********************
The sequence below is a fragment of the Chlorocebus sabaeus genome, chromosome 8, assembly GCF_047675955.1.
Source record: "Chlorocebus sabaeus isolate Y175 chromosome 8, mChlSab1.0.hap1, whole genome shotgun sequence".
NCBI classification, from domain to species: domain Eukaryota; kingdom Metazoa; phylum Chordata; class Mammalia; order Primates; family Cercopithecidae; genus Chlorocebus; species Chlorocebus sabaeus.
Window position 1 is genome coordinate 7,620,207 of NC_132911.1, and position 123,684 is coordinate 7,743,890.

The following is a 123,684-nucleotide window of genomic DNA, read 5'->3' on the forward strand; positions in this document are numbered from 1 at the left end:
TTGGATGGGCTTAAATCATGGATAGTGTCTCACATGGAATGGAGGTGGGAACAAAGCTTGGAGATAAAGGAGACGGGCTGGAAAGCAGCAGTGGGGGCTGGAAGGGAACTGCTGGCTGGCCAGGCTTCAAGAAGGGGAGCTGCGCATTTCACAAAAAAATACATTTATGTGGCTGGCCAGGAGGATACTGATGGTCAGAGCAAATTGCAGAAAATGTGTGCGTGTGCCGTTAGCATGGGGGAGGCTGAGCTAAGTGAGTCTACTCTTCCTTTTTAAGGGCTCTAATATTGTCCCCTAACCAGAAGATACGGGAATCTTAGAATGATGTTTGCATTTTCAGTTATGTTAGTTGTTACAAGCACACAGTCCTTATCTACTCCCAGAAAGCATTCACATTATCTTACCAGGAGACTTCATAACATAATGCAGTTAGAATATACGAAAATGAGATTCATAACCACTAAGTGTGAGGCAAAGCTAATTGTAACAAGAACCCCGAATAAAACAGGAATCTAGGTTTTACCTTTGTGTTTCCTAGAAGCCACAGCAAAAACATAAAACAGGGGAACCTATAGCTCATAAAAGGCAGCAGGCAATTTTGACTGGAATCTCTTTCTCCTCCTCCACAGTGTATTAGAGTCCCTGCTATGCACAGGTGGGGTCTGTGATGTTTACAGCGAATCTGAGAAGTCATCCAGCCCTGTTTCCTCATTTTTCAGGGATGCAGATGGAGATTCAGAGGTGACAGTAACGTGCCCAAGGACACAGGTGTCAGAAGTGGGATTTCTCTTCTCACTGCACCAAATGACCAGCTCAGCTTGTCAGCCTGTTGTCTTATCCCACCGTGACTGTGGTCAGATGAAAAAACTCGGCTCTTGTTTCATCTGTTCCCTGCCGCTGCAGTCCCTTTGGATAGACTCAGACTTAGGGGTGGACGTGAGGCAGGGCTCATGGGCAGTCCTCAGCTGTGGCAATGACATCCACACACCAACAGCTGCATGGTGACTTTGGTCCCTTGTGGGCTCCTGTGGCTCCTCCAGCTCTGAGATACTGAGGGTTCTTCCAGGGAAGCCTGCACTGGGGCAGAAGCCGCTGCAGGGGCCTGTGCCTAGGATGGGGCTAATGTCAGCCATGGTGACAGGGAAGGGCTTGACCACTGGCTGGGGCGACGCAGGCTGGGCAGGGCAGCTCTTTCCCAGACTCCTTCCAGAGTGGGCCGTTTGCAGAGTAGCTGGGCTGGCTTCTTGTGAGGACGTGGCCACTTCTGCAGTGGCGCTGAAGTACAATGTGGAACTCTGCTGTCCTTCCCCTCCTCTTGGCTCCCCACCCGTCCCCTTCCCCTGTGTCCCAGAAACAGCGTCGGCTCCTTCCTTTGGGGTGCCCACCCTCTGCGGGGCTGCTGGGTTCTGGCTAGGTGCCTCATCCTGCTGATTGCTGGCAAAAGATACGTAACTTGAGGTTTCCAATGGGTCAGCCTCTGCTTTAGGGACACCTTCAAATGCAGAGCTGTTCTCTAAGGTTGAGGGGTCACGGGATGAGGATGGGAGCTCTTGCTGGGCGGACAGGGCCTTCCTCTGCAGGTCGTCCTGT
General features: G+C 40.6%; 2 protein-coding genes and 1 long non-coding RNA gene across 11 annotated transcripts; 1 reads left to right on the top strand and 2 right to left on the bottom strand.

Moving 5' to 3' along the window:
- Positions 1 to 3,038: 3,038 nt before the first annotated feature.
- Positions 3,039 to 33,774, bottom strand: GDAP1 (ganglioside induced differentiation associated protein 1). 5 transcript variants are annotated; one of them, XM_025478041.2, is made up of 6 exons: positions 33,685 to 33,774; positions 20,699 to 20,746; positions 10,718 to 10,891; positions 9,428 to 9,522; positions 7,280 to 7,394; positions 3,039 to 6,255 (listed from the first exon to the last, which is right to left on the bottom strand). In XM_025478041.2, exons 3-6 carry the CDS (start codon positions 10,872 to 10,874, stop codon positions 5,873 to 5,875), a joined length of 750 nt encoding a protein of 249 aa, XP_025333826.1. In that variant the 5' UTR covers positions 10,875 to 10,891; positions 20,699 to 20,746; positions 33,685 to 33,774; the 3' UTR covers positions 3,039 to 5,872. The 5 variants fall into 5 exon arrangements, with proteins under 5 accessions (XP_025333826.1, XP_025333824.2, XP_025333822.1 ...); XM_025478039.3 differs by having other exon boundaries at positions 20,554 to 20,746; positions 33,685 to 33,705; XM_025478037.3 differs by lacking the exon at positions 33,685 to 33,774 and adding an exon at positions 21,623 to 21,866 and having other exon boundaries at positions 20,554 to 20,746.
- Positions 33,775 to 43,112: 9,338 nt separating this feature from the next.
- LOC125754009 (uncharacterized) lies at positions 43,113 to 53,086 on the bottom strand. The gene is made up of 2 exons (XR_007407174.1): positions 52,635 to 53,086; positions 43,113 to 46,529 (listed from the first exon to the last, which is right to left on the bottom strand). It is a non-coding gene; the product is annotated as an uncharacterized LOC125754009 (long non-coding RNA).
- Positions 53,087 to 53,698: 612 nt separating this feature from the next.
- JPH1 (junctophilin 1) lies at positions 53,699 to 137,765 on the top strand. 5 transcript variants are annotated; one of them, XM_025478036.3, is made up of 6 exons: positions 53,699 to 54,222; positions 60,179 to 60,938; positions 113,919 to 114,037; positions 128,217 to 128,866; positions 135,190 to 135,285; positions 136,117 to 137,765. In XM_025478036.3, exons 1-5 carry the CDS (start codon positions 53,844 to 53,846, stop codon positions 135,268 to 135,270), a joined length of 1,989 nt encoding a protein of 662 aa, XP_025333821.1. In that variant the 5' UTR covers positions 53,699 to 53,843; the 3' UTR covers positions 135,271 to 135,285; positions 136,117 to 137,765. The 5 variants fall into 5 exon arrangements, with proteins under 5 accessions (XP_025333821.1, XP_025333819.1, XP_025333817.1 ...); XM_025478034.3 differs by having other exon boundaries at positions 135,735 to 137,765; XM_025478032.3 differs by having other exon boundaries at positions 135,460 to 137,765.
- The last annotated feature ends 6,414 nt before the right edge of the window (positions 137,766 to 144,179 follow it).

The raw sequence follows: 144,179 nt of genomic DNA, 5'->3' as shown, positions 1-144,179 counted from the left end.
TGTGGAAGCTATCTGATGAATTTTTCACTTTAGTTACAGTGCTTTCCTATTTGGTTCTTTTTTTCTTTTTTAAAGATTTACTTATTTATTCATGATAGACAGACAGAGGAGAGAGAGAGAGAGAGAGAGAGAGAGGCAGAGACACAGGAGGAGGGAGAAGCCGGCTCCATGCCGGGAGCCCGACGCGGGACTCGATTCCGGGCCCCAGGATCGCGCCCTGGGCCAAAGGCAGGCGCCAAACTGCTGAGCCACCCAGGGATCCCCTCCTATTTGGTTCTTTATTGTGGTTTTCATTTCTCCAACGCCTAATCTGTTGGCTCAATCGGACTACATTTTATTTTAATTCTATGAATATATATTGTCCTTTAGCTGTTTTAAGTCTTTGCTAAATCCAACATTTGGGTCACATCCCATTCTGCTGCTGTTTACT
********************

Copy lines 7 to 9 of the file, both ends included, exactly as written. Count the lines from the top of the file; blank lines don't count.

General features: G+C 40.6%; 2 protein-coding genes and 1 long non-coding RNA gene across 11 annotated transcripts; 1 reads left to right on the top strand and 2 right to left on the bottom strand.

Moving 5' to 3' along the window:
- Positions 1 to 3,038: 3,038 nt before the first annotated feature.